In 2015, Scherzer became one of only five pitchers (joining Johnny Vander Meer, Allie Reynolds, Virgil Trucks and Nolan Ryan) to throw two no-hitters in a single regular season. (And as an aside, he was a Jose Tabata dropped elbow and a Yunel Escobar skipped throw away from both of those outings being perfect games.) Scherzer is also the only guy in this debate with a 20-strikeout game (May 11, 2016, vs. Detroit).
Though he has not yet been around long enough to join Verlander in the 3,000-K Club, Scherzer has the highest career strikeout rate (29 percent of batters faced) of the three pitchers discussed here. In terms of innings, he was the third-fastest pitcher in history to reach 2,500 K’s, trailing only Johnson and Martinez.
With seven straight seasons in which he has finished in the top five of the Cy Young vote, Scherzer is on a current run unmatched by the others.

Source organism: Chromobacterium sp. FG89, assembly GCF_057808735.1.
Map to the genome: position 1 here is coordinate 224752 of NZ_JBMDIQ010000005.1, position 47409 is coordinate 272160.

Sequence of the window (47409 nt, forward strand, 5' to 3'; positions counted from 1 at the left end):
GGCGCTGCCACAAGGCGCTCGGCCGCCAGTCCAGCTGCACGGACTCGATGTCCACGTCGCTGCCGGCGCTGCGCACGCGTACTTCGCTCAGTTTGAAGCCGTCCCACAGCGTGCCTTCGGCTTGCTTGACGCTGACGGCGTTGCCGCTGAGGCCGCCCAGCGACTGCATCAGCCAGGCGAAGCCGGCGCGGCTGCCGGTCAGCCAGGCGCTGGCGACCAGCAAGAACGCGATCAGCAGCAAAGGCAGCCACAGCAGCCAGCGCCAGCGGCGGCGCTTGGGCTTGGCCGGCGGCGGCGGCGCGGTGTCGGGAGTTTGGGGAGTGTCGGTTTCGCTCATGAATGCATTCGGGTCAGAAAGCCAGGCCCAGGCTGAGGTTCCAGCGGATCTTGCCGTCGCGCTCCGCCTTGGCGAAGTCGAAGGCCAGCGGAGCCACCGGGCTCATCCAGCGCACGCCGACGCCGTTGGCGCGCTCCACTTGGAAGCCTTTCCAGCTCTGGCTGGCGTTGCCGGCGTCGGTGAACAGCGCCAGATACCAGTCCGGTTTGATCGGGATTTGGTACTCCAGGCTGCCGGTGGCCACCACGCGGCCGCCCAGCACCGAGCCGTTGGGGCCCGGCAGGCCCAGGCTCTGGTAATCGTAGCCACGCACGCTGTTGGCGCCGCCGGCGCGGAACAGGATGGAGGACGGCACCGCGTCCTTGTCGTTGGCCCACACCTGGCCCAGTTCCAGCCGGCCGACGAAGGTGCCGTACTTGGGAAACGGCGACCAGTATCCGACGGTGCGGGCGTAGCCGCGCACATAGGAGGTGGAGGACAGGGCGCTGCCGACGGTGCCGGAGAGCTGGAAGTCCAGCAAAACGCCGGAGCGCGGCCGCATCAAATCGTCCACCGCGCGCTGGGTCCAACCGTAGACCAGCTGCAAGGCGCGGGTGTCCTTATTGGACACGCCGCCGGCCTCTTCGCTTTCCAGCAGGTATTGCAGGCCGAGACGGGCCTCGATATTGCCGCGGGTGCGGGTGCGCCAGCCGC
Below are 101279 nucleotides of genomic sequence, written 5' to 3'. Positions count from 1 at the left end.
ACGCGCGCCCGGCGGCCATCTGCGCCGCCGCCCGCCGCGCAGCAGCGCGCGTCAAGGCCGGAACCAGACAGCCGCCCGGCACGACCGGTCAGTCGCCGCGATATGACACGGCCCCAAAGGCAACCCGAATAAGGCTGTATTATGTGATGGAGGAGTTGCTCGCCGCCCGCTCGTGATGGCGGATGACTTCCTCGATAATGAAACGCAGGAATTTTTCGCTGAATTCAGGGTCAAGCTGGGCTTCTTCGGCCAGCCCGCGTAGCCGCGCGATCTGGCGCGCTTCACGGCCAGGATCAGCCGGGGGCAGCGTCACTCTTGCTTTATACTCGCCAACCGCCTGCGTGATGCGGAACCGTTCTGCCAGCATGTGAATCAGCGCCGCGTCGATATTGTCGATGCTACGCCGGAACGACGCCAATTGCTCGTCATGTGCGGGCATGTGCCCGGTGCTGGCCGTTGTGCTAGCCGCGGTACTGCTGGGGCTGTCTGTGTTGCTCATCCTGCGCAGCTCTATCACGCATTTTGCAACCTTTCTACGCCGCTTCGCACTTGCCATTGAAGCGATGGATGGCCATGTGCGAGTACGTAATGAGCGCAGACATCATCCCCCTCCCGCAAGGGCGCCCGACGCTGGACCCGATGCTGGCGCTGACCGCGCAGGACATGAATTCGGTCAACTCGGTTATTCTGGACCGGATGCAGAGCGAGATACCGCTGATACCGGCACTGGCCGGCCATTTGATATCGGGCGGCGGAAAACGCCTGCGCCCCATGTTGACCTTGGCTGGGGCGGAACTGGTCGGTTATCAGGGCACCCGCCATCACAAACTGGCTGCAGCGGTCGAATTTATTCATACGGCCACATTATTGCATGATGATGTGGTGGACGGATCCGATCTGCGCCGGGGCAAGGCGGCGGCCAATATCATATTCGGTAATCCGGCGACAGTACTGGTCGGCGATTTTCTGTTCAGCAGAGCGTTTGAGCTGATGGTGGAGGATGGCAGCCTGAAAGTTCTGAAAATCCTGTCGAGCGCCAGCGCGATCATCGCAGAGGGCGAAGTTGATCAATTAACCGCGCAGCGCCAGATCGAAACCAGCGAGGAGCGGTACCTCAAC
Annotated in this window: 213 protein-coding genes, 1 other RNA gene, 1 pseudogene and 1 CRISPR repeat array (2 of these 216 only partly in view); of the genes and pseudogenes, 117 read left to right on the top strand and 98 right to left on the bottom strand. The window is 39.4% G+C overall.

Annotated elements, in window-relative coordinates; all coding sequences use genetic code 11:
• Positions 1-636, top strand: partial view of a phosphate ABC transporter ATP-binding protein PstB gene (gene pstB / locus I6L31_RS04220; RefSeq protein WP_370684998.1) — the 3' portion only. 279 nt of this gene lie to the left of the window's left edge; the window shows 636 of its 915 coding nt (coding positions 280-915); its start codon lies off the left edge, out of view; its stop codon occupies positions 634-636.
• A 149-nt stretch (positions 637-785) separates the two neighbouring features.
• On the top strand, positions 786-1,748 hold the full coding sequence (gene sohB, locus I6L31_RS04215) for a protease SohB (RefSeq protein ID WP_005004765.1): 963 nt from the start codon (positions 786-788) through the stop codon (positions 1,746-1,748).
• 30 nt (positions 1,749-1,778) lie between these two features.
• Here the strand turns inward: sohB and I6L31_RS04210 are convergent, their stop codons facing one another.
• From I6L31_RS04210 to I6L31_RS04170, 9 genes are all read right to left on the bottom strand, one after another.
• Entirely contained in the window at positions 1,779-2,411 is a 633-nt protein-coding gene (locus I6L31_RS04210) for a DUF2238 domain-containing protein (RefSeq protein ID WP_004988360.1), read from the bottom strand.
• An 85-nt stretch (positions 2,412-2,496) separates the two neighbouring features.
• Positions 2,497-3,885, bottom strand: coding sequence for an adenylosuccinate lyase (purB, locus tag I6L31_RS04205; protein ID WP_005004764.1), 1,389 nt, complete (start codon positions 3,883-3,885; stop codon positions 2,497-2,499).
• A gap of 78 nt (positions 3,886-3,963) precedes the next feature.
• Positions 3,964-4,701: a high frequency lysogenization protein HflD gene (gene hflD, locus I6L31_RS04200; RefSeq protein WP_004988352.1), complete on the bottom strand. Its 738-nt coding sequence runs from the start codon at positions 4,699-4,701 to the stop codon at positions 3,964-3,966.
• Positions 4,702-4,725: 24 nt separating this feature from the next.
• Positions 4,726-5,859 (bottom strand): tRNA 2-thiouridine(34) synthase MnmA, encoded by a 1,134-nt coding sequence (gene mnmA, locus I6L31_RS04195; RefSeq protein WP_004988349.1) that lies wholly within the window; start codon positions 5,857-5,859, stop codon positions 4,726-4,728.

The case against: Scherzer was a relatively late bloomer. From 2008-12, with the D-backs and Tigers, he appeared in 142 games and pitched 804 2/3 innings with a pedestrian 3.88 ERA and just-above-average 110 ERA+. He didn’t have his first Cy-caliber season until age 28, and so that impacts some of his career totals in significant ways when being compared to two other pitchers who established themselves as elite at younger ages.
To wit, Scherzer’s current career ERA+ is directly comparable to that of Verlander, but in 692 fewer career innings. So it is not certain Scherzer will hold up as well as Verlander has as he advances into his mid-to-late 30s. Meanwhile, Scherzer’s innings total is directly comparable to that of Kershaw, but with a significantly higher ERA and significantly lower ERA+. So he doesn’t have as many dominant seasons in his 20s on which to draw in this discussion.
Debut: July 4, 2005
Cy Young Awards: 2 (2011 AL, '19 AL)
MVP Awards: 1 (2011 AL)
All-Star selections: 8
Career Wins Above Replacement: 71.6 (Baseball Reference), 72.0 (FanGraphs)
The case for: Three no-hitters, 3,000 strikeouts, and continued dominance even in his mid-30s. Verlander grew up idolizing Nolan Ryan, and his rare longevity makes for a pretty decent modern-day approximation of the Ryan Express.